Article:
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30 new skin cancer cases diagnosed weekly in South Africa



30 new skin cancer cases diagnosed weekly in South Africa

According to analysis from BBC, the year 2023 has been confirmed as the warmest on record, driven by human-caused climate change and boosted by the natural El Niño weather event.

Zeke Hausfather, a climate scientist at Berkeley Earth, a science organisation in the US, has also warned that this year could be warmer than 2023 – as some of the record ocean surface heat escapes into the atmosphere.

As we enter the country’s hottest month tomorrow, 1 February 2024, dermatologists have raised the alarm about the high levels of melanoma in South Africa and have cautioned the public to exercise increased caution when exposed to the sun.

Dr Jeremy O’Kennedy, a dermatologist at Morningside Mediclinic in Sandton, has warned that melanoma is a particularly dangerous form of skin cancer, and that there is a direct correlation between exposure to the sun and a heightened risk of developing it

“In my practice alone, I’m diagnosing up to 30 cases a week, which is exceptionally high by international standards. Unfortunately, official statistics are unreliable, but anecdotal evidence suggests that the incidence of melanoma in South Africa is the highest in the world; far higher than in traditionally high-risk countries like Australia and New Zealand.”

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Who is at risk of skin cancer?

Dr O’Kennedy says fair-skinned people have lower levels of melanin in their skin, which makes them more vulnerable to damage caused by the sun.

He warns, however, that people with darker skins shouldn’t be lulled into a sense of complacency.

“Many people with darker skins feel they have natural protection against the sun and, as a result, they’re careless about protecting themselves from exposure, reluctant to have regular baseline screening, and slow to seek treatment when they notice an unusual mark on their skin.”

Signs of Melanoma

Check for any visible changes to your skin as these might indicate the presence of melanoma. Although lesions can occur anywhere on the body, they are more common on the trunk in men and on the legs in women. Signs to look for are a change in the appearance of an existing mole or the development of a pigmented or unusual-looking mark or growth on your skin.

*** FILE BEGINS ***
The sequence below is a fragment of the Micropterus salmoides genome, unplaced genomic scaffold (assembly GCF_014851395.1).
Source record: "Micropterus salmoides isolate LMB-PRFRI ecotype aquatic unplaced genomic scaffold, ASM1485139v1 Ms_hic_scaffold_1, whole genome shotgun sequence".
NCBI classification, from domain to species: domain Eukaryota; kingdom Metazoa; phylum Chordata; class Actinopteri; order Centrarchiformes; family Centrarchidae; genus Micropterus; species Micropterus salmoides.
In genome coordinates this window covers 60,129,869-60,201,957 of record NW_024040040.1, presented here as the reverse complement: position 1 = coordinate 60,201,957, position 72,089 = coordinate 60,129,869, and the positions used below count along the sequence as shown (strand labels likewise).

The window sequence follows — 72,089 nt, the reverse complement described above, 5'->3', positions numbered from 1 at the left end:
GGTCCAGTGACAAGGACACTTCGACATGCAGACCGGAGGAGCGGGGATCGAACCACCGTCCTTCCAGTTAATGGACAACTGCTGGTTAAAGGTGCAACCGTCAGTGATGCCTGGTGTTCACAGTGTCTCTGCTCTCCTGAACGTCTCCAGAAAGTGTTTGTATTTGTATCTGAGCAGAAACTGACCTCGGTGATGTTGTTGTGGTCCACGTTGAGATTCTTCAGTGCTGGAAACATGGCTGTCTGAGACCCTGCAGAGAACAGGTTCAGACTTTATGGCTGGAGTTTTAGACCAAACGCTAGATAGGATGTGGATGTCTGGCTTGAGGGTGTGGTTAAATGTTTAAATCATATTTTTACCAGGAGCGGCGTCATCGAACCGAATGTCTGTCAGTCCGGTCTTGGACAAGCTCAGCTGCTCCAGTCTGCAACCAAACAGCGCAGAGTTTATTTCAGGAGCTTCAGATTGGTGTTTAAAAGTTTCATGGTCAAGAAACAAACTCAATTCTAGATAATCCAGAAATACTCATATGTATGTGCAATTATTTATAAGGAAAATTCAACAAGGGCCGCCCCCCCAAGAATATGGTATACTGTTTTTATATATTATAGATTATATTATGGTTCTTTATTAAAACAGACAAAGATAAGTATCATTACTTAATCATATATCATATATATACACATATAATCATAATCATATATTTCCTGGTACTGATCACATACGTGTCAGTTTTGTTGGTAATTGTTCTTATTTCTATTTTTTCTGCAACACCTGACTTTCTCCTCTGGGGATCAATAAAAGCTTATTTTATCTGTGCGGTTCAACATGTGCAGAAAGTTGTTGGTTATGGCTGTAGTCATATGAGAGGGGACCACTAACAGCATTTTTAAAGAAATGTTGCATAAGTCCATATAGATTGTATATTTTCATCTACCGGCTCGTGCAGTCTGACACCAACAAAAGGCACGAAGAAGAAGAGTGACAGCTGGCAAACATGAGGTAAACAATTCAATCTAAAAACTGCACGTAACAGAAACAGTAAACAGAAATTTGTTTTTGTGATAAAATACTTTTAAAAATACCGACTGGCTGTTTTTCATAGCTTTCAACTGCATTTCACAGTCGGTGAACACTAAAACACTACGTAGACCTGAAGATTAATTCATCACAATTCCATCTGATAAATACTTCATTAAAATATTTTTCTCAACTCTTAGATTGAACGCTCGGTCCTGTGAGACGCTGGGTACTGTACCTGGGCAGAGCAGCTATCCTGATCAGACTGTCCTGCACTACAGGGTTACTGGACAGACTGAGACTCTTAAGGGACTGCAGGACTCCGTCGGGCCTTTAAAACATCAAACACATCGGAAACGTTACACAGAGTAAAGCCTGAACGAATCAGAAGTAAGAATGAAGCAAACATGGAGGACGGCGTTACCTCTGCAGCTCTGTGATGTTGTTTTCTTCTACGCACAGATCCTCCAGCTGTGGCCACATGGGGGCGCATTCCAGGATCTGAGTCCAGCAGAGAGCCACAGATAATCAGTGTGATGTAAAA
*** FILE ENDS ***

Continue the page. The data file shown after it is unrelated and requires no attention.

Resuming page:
A simple way to do this is to follow the ABCDE rule:

  • Asymmetrical: Is the mole or growth uneven in appearance? Melanomas are usually uneven in appearance.
  • Border: Are the edges irregular? They usually have irregular borders.
  • Colour: Does the colour vary? They usually vary in colour.
  • Diameter: Is it larger than 6mm in diameter? They are usually larger than 6mm in diameter.
  • Evolving: Is it changing in size, shape, or colour? Evolving melanomas usually change appearance over time.

If you notice any changes to the appearance of an existing mole or any irregular and evolving marks on your skin, you should see a GP or dermatologist as soon as possible to have these checked.


Dr O’Kennedy stresses that it’s extremely important to wear sunscreen daily, especially on the exposed areas of your body, even if you are not spending long periods of time in the sun, like when you are swimming or exercising outdoors.

He also advices minimising your exposure to the sun, by keeping out of the sun completely between 10am and 2pm.

“Even before and after these ‘smart hours’, one should always wear sunscreen and seek shade whenever possible. Sunscreen should be re-applied every two hours or immediately after swimming, especially to the face, neck, hands, and ears. And, of course, we should not forget that protective clothing and bathing wear that covers the most vulnerable areas of the body – including the neck and the upper arms and legs – is still the best protection of all.”

The next line of defence is baseline screening, a routine procedure conducted using a hand held device called a dermatoscope to determine whether you have any early warning signs of melanoma.

“Everyone over the age of 18 should visit a dermatologist to have this done, says Dr O’Kennedy. He stresses that early detection vastly improves treatment outcomes, and the earliest signs of melanoma are not necessarily visible to the naked eye.

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